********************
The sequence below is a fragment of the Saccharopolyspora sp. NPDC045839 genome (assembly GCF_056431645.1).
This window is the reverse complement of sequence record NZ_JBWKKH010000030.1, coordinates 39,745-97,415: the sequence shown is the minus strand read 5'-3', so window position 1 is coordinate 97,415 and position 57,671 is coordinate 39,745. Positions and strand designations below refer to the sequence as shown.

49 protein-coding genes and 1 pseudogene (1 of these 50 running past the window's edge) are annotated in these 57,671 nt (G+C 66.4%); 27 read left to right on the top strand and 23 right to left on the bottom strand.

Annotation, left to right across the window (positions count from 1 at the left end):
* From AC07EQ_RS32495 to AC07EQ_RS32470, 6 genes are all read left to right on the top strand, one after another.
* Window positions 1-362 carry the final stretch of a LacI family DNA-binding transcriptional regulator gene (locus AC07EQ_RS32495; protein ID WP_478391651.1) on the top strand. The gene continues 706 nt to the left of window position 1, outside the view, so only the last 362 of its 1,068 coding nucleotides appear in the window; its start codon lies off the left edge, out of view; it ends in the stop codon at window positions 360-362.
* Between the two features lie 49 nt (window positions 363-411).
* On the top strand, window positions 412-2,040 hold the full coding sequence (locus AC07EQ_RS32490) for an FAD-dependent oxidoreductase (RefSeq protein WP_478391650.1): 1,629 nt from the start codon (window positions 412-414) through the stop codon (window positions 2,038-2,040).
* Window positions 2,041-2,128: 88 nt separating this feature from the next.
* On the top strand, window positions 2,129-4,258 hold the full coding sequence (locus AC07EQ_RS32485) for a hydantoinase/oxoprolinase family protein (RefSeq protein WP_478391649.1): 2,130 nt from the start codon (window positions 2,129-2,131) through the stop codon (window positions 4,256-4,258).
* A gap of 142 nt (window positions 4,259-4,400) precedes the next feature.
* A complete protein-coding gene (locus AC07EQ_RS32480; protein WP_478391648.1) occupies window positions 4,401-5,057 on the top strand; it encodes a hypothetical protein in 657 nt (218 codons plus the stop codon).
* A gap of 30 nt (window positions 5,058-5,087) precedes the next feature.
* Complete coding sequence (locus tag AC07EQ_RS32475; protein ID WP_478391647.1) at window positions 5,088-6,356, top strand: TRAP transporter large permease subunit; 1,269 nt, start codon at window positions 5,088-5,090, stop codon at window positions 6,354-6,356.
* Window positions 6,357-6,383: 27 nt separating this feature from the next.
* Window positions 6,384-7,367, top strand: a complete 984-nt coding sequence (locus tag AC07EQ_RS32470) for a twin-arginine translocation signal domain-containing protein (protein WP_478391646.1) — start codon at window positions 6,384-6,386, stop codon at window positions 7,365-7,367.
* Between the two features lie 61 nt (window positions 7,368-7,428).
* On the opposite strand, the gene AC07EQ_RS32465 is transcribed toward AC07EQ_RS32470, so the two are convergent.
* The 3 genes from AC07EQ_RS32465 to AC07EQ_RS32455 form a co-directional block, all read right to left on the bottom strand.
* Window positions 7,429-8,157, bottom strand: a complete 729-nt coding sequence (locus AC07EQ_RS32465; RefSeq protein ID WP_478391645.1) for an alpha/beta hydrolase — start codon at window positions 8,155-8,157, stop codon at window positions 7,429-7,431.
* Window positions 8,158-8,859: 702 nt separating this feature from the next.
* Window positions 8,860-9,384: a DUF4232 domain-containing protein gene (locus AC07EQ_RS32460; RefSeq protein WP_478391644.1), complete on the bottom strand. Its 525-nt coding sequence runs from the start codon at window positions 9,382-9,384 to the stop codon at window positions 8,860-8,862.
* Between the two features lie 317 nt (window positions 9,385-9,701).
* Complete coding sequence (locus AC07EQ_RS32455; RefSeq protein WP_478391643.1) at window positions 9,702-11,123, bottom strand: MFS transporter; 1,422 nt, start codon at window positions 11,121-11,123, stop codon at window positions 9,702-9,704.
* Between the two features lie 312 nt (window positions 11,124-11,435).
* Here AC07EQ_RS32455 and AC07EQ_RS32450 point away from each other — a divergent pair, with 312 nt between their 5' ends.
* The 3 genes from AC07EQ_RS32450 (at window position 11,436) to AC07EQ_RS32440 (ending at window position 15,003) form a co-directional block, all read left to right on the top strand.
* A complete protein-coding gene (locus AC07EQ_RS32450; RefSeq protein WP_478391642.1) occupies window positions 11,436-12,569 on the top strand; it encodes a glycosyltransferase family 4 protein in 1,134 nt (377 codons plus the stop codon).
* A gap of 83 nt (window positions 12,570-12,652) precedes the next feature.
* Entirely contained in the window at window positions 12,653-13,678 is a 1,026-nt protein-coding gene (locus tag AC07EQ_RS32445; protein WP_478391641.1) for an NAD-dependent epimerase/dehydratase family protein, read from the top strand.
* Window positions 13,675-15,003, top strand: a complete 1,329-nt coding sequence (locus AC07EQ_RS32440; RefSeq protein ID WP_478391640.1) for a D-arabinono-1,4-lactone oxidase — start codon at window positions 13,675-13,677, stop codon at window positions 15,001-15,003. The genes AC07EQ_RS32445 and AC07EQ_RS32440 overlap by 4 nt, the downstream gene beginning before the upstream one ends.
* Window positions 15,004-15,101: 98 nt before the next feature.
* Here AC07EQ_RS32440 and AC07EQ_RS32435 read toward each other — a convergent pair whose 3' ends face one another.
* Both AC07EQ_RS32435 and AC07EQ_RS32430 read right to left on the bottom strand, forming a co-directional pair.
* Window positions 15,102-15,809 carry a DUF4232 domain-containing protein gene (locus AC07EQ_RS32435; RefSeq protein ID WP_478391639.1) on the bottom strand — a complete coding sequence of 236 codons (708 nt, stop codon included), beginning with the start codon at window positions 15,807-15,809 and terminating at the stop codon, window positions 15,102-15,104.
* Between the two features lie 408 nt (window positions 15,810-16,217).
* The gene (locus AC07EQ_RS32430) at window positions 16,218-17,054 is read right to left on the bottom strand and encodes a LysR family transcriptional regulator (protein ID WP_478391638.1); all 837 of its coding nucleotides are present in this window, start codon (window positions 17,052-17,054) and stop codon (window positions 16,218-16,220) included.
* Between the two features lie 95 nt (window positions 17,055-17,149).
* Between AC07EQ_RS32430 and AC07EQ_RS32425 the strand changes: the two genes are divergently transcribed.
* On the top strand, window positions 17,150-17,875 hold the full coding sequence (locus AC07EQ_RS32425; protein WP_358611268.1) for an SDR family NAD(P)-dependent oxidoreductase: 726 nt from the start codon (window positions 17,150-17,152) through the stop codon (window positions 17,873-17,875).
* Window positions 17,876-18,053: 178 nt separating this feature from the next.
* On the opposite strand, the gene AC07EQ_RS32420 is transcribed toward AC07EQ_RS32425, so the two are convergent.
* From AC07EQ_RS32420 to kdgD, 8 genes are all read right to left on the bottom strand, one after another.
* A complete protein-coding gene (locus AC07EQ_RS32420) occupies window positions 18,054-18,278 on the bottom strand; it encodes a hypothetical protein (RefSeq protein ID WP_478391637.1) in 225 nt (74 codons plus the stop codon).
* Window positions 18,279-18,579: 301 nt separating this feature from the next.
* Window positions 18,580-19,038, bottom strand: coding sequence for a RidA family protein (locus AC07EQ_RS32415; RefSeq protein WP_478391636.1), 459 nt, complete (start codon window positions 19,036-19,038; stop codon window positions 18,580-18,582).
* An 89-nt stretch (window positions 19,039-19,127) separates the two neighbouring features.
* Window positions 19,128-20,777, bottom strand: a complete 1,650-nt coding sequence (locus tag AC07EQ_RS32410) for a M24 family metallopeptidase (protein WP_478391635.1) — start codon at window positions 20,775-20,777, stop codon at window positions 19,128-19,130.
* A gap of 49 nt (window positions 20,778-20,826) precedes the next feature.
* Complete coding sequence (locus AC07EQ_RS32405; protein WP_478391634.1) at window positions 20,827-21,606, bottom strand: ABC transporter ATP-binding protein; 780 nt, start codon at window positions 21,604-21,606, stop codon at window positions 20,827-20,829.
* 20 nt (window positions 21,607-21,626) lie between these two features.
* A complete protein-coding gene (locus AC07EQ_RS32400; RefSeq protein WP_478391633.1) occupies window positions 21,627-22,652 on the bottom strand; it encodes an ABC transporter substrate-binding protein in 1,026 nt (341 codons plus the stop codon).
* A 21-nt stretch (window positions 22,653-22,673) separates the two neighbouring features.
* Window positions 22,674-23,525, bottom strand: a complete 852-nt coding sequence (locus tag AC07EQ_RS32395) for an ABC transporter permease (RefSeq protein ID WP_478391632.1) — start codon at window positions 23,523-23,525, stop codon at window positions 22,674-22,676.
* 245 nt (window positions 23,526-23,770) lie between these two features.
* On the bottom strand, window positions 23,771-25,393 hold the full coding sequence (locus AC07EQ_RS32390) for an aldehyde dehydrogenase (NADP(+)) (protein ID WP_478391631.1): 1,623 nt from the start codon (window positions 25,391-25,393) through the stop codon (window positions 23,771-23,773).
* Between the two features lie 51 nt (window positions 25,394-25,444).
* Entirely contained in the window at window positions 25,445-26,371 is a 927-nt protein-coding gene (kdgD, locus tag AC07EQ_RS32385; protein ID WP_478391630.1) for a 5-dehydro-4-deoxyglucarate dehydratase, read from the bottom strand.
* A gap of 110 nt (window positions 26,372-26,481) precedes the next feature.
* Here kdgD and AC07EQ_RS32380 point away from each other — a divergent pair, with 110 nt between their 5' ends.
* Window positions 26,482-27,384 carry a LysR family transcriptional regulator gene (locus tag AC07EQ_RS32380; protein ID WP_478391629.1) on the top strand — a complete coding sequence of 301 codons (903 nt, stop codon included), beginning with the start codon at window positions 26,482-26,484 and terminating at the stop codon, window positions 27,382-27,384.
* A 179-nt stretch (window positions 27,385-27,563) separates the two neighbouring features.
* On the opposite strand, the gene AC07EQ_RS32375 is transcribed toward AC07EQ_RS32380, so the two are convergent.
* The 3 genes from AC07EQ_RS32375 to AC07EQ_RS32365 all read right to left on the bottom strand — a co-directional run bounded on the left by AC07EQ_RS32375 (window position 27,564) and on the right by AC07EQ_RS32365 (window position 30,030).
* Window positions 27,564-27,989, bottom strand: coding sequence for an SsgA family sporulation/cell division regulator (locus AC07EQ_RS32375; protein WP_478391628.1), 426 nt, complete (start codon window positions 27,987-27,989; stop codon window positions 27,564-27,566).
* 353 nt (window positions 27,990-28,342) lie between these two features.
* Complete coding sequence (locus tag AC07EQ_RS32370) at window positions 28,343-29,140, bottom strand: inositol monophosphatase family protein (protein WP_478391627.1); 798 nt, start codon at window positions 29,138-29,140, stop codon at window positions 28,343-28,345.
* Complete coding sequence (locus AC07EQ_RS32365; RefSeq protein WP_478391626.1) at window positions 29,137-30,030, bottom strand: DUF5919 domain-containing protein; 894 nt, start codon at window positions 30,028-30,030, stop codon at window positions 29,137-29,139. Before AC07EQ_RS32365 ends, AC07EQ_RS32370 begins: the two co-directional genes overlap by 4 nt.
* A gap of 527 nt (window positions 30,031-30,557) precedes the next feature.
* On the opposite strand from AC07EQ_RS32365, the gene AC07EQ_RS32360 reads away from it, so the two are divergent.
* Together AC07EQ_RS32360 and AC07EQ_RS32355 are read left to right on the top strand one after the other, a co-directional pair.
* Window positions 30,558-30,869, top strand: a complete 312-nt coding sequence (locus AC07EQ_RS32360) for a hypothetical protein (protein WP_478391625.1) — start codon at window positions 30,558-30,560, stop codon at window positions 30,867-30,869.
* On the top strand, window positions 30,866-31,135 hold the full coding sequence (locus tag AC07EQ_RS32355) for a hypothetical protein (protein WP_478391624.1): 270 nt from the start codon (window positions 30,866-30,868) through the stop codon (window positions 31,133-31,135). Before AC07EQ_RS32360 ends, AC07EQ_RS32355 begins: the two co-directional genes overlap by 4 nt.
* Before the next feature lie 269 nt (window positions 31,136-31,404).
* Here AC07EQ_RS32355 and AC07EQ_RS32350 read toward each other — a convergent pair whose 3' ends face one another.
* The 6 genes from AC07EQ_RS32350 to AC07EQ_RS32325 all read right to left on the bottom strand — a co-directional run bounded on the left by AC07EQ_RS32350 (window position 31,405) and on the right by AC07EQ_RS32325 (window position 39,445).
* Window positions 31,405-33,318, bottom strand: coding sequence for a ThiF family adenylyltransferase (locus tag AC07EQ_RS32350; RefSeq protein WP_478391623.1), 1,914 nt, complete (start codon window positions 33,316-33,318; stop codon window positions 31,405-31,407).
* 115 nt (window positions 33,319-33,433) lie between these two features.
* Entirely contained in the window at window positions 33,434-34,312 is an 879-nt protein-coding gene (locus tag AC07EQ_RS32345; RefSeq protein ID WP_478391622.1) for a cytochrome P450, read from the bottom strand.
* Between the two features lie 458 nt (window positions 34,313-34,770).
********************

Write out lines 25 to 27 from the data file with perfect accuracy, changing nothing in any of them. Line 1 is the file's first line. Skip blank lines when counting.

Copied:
* Between the two features lie 312 nt (window positions 11,124-11,435).
* Here AC07EQ_RS32455 and AC07EQ_RS32450 point away from each other — a divergent pair, with 312 nt between their 5' ends.
* The 3 genes from AC07EQ_RS32450 (at window position 11,436) to AC07EQ_RS32440 (ending at window position 15,003) form a co-directional block, all read left to right on the top strand.